After more than a decade of dabbling in educational television around the world, Disney is making a serious move to create its own niche in preschool programming. Disney Junior is set to launch on the Disney Channel in February 2011.
Interesting to note, however, will be the absence clear academic goals in the service’s new offerings. Disney will instead focus on strong storytelling tradition and teaching social skills – a move that Disney states is a direct result of internal market research with mothers of preschoolers.
Carolina Lightcap, president of Disney Channels Worldwide, spoke about the company’s market findings in a meeting with reporters last week. Mothers “don’t honestly think kids are going to learn how to read from watching a TV show,” said Lightcap, during the breakfast presentation held in Burbank, California. Rather, in an effort to add value, yet set itself apart, Disney Junior,which will be geared toward the 2-7 age range, will focus on teaching social values and behavior. And they’ll do it with a mix of old and new.
“We will showcase classic Disney characters in new ways,” added Lightcap, who, as a mother to a three year old, is no stranger to the demands of preschool mothers – and their children.
Four new series are set to join the Disney Junior lineup, which will be anchored by the Playhouse Disney hit “Mickey Mouse Clubhouse.” “Jake and the Neverland Pirates” introduces a new group of spirited boys intent on outsmarting Captain Hook and his trusty sidekick, Smee. A little girl plays doctor to her stuffed animals in the new series, “Doc McStuffins.” “Little Princesses,” set to debut in late 2012, will feature a new generation of young royals as they learn gracious behavior from veteran princesses like Cinderella, and a yet-untitled show featuring Minnie Mouse and Daisy Duck will be set in a hotel – at Walt Disney World perhaps? We’ll have to wait and see.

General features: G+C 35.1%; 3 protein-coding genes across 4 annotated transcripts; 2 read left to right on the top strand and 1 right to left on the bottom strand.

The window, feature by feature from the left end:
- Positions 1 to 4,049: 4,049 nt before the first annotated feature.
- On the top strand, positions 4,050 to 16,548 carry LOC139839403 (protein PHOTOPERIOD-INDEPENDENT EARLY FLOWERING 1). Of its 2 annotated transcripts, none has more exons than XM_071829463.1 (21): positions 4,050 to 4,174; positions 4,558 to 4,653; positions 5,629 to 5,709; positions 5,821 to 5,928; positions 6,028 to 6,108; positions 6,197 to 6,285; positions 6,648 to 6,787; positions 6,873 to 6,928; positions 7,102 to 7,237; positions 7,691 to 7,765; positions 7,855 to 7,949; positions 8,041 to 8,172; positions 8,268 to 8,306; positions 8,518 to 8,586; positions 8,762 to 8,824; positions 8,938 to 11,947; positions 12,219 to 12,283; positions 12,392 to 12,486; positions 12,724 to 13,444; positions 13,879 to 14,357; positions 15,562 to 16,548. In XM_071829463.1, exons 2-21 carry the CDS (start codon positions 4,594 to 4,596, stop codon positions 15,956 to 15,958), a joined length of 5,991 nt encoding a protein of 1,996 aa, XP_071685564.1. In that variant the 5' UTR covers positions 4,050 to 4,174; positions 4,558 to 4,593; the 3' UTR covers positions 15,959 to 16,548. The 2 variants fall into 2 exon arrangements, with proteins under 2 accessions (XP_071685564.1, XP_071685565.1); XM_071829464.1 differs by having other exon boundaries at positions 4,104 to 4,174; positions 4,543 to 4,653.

Rounding out the Disney Junior lineup will be other perennial Playhouse Disney favorites “Handy Manny,” “Special Agent OSO,” and “Imagination Movers.”
In addition to its debut on Disney Channel, look for Disney Junior to share content on an integrated website, as well as utilizing video on demand and mobile and paid download platforms. The new preschool channel will launch – and presumably give Nick Jr. and PBS some serious competition – in 2012.